I had accidentally broken a thermometer against my computer screen, resulting in the splash of the silvery substance seen below:

enter image description here

I cannot remember whether the thermometer is a mercury-free thermometer, and was wondering if you could help with identification of the substance given the following information:

  1. This picture was taken about 1-2 minutes after the initial spill
  2. The temperature of the room was around 70 degrees F.. at most 80 degrees
  3. The silvery substance clung to the screen as shown.
  4. Small bits of the silvery substance seeped into the computer. However, it was fully functional in the few instances I have used it

Any suggestions or additional follow up questions would be much appreciated. Thanks!

  • 2
    $\begingroup$ How can you accidentally break a thermometer on the screen of your computer? Next time hang is on a wall. $\endgroup$
    – ParaH2
    Jul 18, 2017 at 21:06
  • 1
    $\begingroup$ It was the type where you put it in under your arm to measure your temperature. I was shaking it, lost grip, and had it splash against the screen. $\endgroup$
    – daspianist
    Jul 18, 2017 at 21:12
  • 6
    $\begingroup$ I've never seen gallistan, the alloy used in gallium thermometers, but that just doesn't look like mercury to me. If I were really certain though, I'd have make this a formal answer ;) $\endgroup$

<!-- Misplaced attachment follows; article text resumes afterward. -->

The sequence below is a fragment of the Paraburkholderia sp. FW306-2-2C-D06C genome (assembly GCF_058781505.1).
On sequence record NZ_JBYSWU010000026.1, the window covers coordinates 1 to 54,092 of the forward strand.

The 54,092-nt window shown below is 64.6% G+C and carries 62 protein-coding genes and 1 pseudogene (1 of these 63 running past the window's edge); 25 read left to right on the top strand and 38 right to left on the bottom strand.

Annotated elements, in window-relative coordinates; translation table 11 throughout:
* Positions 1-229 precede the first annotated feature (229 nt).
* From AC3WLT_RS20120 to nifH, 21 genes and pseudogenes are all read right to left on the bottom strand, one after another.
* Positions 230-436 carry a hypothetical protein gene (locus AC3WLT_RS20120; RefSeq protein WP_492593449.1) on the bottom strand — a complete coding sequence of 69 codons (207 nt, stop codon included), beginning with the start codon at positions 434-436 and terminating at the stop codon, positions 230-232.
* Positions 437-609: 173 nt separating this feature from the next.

– airhuff
    Jul 18, 2017 at 21:16
  • $\begingroup$ By the way, you have probably destroyed the casing of your computer. Gallium (not sure about the exact alloy used in thermometers, but it contains a lot of gallium) will destroy aluminium.You might not notice it immediately, but the structural integrity of the case will eventually cease to exist. Unless you got it off the case very quickly. $\endgroup$
    – matt_black
    Jul 18, 2017 at 23:54
  • 1
    $\begingroup$ Keep Gallium off your aluminium objects. It amalgamates with it and it's even able to penetrate the oxide film. The result is an alloy of gallium and aluminum. $\endgroup$
    – skan
    Apr 12, 2019 at 19:46

1 Answer 1


Gallium, and Galinstan have the ability to wet glass, while mercury does not.

So it's most probably gallium (or Galinstan).

  • $\begingroup$ Ah - I definitely encountered the wetting glass issue when cleaning. Thanks for this $\endgroup$
    – daspianist
    Jul 18, 2017 at 21:26
  • 3
    $\begingroup$ @daspianist Either way I would get rid of the substance from the body of your MBP. Anodized layer ideally should protect aluminium, but theoretically gallium readily dissolved aluminium. $\endgroup$
    – andselisk
    Jul 18, 2017 at 22:03

Your Answer

By clicking “Post Your Answer”, you agree to our terms of service and acknowledge you have read our privacy policy.

Not the answer you're looking for? Browse other questions tagged or ask your own question.